Britain and the US have been urged to respond to claims that they possess secret information on the mysterious death of a former UN secretary general in Africa more than 50 years ago, the media reported on Sunday.
Last month a UN report on the death of Dag Hammarskjold in a plane crash in 1961 found that there was a "significant amount of evidence" that the Albertina DC6 in which the Swedish diplomat was flying had been brought down in a forest near the city of Ndola in Zambia, by another aircraft, reports the Guardian.
The report took into account previously undisclosed information provided by the US, UK, Belgian, Canadian and German governments and noted that the American and British governments were in possession of intercepted radio traffic in the area at the time.
David Edward Lea, chairman of the trustees who established the Hammarskjold Commission, which persuaded the UN to reinvestigate the death, has written to UK Foreign Secretary Boris Johnson and the US Secretary of State Rex Tillerson, saying the two governments must now state publicly whether or not they are in possession of the intercepts.
In his letter to the two senior politicians, Lea said it was "unthinkable that there are no transcripts (of the intercepted messages) in the US archives and perhaps also in the UK archives.
"I suspect that there is so far undisclosed and highly pertinent information in the transcripts. When the US authorities replied to the Hammarskjold Commission's very precise request for transcripts, they said that they had 'documents responsive to your request' but claimed that they were secret."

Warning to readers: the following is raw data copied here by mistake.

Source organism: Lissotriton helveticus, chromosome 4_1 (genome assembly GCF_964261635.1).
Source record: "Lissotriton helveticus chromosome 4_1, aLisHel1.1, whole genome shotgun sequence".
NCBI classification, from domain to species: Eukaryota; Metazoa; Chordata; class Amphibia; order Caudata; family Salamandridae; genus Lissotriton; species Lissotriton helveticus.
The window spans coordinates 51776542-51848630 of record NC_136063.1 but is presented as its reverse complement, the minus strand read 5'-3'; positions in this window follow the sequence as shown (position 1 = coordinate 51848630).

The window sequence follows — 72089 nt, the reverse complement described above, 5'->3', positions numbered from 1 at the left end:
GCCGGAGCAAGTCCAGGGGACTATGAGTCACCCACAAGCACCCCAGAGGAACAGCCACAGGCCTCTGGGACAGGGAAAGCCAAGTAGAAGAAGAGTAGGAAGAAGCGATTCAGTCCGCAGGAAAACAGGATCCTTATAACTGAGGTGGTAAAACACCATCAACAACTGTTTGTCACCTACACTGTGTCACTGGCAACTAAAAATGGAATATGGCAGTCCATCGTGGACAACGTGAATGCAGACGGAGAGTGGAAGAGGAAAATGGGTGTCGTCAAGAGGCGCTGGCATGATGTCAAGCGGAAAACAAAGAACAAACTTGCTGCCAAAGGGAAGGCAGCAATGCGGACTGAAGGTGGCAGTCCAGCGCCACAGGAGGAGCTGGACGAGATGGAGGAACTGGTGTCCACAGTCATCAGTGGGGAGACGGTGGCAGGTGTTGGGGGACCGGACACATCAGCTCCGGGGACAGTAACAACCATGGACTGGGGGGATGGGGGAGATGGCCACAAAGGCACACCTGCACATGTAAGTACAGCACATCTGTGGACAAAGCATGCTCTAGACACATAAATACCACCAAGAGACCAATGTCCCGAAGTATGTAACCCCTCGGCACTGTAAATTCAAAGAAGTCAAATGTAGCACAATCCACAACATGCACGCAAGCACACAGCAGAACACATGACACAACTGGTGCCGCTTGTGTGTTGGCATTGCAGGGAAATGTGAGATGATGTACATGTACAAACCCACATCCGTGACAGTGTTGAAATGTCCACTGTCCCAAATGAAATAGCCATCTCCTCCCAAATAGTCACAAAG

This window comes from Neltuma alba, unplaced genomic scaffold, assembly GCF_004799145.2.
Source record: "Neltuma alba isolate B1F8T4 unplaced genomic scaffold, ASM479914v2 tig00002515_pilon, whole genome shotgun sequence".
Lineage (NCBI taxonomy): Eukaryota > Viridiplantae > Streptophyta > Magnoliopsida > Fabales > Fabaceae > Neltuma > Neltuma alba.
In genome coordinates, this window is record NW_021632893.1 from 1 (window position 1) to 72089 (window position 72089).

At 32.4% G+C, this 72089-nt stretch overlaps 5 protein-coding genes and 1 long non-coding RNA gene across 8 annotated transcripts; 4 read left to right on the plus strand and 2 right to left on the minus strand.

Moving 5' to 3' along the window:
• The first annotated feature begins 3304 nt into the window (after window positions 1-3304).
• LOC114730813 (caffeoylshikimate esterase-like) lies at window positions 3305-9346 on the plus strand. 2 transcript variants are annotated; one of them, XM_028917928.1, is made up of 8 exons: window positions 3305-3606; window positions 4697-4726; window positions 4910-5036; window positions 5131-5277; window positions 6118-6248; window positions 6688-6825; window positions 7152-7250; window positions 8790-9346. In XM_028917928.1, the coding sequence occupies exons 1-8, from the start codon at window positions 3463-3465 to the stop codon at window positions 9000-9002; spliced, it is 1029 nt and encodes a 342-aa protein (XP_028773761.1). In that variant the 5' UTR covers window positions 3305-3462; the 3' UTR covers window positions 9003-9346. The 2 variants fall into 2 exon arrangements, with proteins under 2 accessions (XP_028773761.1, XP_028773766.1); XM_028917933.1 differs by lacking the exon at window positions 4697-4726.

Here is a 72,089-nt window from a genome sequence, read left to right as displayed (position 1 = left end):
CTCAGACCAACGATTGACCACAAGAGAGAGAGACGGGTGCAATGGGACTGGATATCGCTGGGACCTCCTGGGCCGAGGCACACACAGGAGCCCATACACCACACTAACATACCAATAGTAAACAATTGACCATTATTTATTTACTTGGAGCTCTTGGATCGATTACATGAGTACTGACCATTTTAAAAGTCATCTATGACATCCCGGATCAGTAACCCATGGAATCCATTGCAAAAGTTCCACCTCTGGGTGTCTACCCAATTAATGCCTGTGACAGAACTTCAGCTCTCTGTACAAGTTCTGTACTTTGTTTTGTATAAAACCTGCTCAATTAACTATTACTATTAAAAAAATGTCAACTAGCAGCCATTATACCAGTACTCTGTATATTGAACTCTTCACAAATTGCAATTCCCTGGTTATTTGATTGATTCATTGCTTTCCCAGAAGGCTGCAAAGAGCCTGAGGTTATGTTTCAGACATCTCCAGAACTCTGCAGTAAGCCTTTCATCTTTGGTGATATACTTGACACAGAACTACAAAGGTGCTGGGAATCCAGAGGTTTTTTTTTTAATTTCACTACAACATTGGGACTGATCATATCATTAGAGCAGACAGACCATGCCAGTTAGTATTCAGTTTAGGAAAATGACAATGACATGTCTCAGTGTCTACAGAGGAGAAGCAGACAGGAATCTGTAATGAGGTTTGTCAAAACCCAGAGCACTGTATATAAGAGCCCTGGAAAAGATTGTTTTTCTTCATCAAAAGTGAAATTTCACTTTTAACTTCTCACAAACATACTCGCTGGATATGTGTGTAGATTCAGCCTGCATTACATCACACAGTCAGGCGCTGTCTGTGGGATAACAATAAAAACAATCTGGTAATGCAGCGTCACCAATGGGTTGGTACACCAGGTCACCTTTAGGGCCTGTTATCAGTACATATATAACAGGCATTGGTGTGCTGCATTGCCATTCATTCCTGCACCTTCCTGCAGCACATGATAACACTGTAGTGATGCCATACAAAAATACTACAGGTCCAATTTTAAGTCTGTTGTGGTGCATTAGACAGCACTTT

At the time of his death, Hammarskjold was attempting to unite Congo, the Guardian reported.
A former Belgian pilot known only as Beukels has claimed that he accidentally shot down the Albertina in an attempt to divert it from Ndola to another airport.
Beukels said he had shone a bright light down from his Fouga jet on to the DC6 while his radio operator called on the plane to divert.
After failing to receive a reply, Beukels has said that he fired several warning shots, at least one of which clipped the Albertina's wing, causing it to crash.
It was claimed that the US and possibly UK intelligence stations in Cyprus were monitoring radio traffic in the area at the time.
(This story has not been edited by Business Standard staff and is auto-generated from a syndicated feed.)